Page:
The Manchester Assize Courts were law courts on Great Ducie Street in the Strangeways district of Manchester England. It was 279 feet tall and from 1864 to 1877 the tallest building in Manchester. Widely admired, it has been referred to as one of Britain’s ‘lost buildings’.
The Assize Courts was the first civic building to be constructed in Manchester after the town hall on King Street by Francis Goodwin in 1819. The Builder described it as the most important building outside Whitehall. Its design was the result of a competition in 1858 that attracted more than 107 entries. The competition was won by Alfred Waterhouse whose design beat schemes from other renowned architects such as Thomas Worthington and Edward Walters.
Waterhouse designed the building in the Venetian Gothic style, construction began in 1859 and was completed in 1864. As part of the scheme, the nearby 1862 Strangeways Prison was included in his design and is currently a Grade II listed structure.
The building contained exterior sculptures by Thomas Woolner and the firm of O’Shea and Whelan. They depicted lawgivers from history, along with a “drunk woman”, a “good woman”, a scene of the Judgment of Solomon and carvings depicting different punishments throughout history.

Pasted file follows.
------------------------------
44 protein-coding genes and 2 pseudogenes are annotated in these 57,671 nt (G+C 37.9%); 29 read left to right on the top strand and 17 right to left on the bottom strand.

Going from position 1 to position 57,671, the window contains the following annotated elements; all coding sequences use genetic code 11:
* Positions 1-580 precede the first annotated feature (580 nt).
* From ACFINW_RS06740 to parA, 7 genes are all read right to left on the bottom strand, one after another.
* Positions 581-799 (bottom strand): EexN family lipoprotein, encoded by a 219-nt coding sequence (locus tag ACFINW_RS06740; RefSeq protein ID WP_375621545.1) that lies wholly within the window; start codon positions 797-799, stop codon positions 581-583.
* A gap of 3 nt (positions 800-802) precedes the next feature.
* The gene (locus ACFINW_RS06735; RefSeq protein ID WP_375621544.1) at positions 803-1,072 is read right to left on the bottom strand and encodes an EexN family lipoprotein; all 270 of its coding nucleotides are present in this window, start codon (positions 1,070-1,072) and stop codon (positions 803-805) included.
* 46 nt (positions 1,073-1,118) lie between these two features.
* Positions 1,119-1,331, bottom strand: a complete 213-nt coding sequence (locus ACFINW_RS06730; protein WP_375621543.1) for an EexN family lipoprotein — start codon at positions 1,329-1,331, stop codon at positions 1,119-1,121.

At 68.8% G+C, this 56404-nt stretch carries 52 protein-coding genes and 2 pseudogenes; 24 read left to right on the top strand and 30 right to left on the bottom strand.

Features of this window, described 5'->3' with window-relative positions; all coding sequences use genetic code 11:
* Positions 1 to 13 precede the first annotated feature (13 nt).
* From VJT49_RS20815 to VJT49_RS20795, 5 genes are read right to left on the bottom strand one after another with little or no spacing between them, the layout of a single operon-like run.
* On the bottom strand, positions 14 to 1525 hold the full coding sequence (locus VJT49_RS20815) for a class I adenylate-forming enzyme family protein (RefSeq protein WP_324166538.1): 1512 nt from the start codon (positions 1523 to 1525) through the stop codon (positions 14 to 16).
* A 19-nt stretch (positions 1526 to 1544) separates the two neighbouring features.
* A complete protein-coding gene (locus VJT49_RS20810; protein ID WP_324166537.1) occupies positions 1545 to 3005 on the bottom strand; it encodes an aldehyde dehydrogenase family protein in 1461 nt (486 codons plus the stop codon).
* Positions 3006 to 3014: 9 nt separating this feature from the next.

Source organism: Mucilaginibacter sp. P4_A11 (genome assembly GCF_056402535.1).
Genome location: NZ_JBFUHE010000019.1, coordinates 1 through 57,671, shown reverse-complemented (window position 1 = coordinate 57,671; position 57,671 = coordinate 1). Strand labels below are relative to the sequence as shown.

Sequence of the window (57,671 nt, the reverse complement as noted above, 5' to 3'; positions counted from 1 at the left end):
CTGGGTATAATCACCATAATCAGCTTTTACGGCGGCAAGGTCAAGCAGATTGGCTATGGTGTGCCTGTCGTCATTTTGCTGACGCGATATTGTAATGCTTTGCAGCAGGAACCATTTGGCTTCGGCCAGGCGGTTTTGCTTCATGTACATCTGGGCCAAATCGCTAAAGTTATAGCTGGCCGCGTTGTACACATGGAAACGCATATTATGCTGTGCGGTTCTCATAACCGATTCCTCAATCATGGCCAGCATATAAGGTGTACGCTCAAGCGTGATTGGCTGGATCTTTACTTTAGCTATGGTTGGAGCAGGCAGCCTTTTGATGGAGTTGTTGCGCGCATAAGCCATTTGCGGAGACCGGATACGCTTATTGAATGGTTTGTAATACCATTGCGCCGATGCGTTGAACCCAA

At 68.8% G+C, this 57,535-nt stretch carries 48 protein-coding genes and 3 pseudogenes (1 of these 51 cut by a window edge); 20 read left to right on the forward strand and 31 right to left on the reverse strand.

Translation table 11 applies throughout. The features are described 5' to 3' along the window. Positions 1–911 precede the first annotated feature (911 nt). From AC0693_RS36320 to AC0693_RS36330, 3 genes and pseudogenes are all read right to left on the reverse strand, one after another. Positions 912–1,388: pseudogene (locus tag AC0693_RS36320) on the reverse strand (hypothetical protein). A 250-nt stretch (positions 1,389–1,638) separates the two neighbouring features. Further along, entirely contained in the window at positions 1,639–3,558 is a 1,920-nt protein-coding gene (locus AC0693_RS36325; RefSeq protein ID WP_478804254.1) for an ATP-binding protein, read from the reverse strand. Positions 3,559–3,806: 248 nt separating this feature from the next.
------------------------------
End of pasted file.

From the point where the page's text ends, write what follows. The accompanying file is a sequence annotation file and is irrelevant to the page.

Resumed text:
As part of the court system changes, the assize court system in Manchester was abolished in 1956 and changed to the Crown Court system. The courts building were severely damaged in the Manchester Blitz in 1940 and 1941. It was said that everything was destroyed except the Ducie Street facade and judges’ lodgings. Some buildings in the city damaged in the war were repaired but Manchester Assizes was demolished soon after the assize court abolition in 1957. Some of the sculptures were preserved and incorporated into the new magistrates’ court building.